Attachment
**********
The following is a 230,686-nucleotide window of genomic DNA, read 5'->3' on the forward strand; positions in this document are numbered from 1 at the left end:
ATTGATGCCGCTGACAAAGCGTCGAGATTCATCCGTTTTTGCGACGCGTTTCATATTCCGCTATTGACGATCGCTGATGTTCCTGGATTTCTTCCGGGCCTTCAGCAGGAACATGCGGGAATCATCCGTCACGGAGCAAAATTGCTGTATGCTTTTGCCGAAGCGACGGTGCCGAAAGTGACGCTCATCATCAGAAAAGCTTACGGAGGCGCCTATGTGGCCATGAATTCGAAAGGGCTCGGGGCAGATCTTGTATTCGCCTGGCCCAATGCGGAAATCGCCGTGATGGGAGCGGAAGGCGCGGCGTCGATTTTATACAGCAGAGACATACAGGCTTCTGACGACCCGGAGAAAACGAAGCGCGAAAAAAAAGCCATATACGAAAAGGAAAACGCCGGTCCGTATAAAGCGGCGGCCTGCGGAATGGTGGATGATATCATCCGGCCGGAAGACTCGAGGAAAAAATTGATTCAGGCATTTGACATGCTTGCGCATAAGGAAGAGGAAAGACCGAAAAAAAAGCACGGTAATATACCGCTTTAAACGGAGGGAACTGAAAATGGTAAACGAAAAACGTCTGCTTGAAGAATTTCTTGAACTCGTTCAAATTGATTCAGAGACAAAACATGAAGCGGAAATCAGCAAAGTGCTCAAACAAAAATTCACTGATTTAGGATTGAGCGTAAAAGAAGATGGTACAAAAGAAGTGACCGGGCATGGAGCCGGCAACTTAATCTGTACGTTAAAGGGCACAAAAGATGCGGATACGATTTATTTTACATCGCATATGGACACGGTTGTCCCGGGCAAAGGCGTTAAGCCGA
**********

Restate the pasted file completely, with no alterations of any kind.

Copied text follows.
The following is a 230,686-nucleotide window of genomic DNA, read 5'->3' on the forward strand; positions in this document are numbered from 1 at the left end:
ATTGATGCCGCTGACAAAGCGTCGAGATTCATCCGTTTTTGCGACGCGTTTCATATTCCGCTATTGACGATCGCTGATGTTCCTGGATTTCTTCCGGGCCTTCAGCAGGAACATGCGGGAATCATCCGTCACGGAGCAAAATTGCTGTATGCTTTTGCCGAAGCGACGGTGCCGAAAGTGACGCTCATCATCAGAAAAGCTTACGGAGGCGCCTATGTGGCCATGAATTCGAAAGGGCTCGGGGCAGATCTTGTATTCGCCTGGCCCAATGCGGAAATCGCCGTGATGGGAGCGGAAGGCGCGGCGTCGATTTTATACAGCAGAGACATACAGGCTTCTGACGACCCGGAGAAAACGAAGCGCGAAAAAAAAGCCATATACGAAAAGGAAAACGCCGGTCCGTATAAAGCGGCGGCCTGCGGAATGGTGGATGATATCATCCGGCCGGAAGACTCGAGGAAAAAATTGATTCAGGCATTTGACATGCTTGCGCATAAGGAAGAGGAAAGACCGAAAAAAAAGCACGGTAATATACCGCTTTAAACGGAGGGAACTGAAAATGGTAAACGAAAAACGTCTGCTTGAAGAATTTCTTGAACTCGTTCAAATTGATTCAGAGACAAAACATGAAGCGGAAATCAGCAAAGTGCTCAAACAAAAATTCACTGATTTAGGATTGAGCGTAAAAGAAGATGGTACAAAAGAAGTGACCGGGCATGGAGCCGGCAACTTAATCTGTACGTTAAAGGGCACAAAAGATGCGGATACGATTTATTTTACATCGCATATGGACACGGTTGTCCCGGGCAAAGGCGTTAAGCCGA